This application is a divisional of U.S. patent application Ser. No. 10/170,652 filed Jun. 13, 2002, which claims priority from U.S. Provisional Patent Application Ser. No. 60/362,375 filed Mar. 7, 2002, the contents of which are hereby incorporated by reference as if recited in full herein.
FIELD OF THE INVENTION
The present invention relates to movement or transfer of product within processing facilities and is particularly suitable for automated loaders of contiguous lengths of products such as extruded or stuffed food products in food preparation and production systems.
BACKGROUND OF THE INVENTION
Conventionally, extruded or stuffed food products such as, but not limited to, meats such as hot dogs, links, or sausages, can be processed so that the desired food material is mixed and prepared, then propelled through a “stuffer machine” that includes a stuffing nozzle, extrusion machine, or co-extrusion machine. In operation, as the food moves through the stuffing nozzle or extrusion head, a natural or synthetic casing is disposed about and/or deposited or wrapped around the external surface of the food material to form a continuous length of encased elongated food product. To form certain products (such as hotdogs and sausages), the casing can be one or more of twisted, tied, and crimped at certain intervals forming a chain-like string or strand of encased food product. Extruders and co-extruders are available from various commercial manufacturers including, but not limited to Townsend Engineering Co., located in Des Moines, Iowa. Stuffers are available from various commercial manufacturers including, but not limited to HITEC Food Equipment, Inc., located in Elk Grove Village, Ill., Townsend Engineering Co., located in Des Moines, Iowa, and Handtmann, Inc., located in Buffalo Grove, Ill. Exemplary stuffer and/or linker apparatus are also described in U.S. Pat. Nos. 5,788,563; 5,480,346; 5,049,108; and 4,766,645. The contents of these patents are hereby incorporated by reference as if recited in full herein.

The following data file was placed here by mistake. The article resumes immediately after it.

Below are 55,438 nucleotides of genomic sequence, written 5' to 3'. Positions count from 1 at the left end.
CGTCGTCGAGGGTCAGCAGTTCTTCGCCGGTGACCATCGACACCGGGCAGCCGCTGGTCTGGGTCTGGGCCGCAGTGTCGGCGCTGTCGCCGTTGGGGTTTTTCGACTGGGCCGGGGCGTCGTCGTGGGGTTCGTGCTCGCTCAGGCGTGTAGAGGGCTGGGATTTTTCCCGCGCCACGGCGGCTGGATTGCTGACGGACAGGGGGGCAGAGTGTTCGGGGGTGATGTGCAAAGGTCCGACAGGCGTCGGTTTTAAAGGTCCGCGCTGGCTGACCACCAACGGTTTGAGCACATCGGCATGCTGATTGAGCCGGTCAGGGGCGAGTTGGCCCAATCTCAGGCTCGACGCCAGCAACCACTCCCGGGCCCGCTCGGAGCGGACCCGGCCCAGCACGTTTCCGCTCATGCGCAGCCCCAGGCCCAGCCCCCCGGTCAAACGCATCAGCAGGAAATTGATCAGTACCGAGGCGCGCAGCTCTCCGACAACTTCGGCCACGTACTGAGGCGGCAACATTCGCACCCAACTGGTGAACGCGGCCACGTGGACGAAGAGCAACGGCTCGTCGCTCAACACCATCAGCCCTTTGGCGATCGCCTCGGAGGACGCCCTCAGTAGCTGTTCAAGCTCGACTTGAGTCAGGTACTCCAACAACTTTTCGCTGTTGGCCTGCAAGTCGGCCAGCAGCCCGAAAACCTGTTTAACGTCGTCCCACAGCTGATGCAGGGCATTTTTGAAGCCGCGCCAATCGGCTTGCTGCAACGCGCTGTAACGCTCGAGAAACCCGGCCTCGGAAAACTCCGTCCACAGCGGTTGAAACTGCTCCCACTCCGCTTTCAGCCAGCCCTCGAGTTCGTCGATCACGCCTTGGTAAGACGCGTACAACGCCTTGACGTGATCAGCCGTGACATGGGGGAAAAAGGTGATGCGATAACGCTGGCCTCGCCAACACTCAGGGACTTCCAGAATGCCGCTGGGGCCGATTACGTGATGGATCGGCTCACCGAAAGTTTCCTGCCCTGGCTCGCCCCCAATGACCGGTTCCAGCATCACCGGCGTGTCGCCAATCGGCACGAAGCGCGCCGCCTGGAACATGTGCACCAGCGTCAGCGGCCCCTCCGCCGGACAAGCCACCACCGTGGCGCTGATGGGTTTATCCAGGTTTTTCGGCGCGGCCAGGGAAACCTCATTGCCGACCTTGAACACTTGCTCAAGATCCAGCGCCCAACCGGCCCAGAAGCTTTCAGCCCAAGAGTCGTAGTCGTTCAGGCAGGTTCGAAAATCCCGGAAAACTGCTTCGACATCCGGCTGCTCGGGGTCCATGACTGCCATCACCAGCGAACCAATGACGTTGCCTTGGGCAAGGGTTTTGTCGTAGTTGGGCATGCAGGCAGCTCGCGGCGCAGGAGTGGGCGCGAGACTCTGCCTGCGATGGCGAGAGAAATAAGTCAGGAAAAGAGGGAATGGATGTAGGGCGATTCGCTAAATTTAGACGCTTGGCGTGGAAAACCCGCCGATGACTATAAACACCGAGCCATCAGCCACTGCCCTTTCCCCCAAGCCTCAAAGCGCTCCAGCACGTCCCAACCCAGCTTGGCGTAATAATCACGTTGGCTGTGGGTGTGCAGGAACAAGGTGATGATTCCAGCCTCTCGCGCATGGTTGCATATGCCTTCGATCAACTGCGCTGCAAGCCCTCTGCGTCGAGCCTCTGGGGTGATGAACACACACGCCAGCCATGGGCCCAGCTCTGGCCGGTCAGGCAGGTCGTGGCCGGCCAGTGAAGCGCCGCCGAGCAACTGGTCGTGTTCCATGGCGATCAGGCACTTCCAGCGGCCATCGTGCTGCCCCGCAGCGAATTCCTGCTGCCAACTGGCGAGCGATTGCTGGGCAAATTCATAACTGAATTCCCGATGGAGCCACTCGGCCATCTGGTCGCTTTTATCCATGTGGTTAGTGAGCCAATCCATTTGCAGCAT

After stuffing or extruding, the encased elongated food product is expelled from the stuffer or extruder via a material discharging exit port. FIG. 1A illustrates a conventional stuffer 10 and stuffer material discharge port 10 p. The stuffer discharge port 10 p is positioned proximate an “inker” or looping and transferring device 15 (FIG. 1B) that rotates an endless chain of hooks 15 h about the discharge port 10 p. Generally described, the material discharge port 10 p is configured, so that during operation, the product is expelled and directed so that the traveling hooks each serially travel to be adjacent the discharge port 10 p to catch a portion of the length of the product to thereby loop the product onto the hooks at certain intervals. Certain devices place the hooks below the discharge port 10 p and the discharge port discharges into a downwardly inclined channel that directs the elongated food downward and, as the hooks turn to face the discharged food, the hooks sequentially individually reach out to grasp the product at certain intervals. Other devices propel the encased product onto hooks that rotate thereabout (typically under) to catch the product at certain intervals to transfer the encased material onto the transfer device. The hooks 15 h then suspend the product in a looped configuration (hanging in a vertical orientation) as shown in FIG. 1B.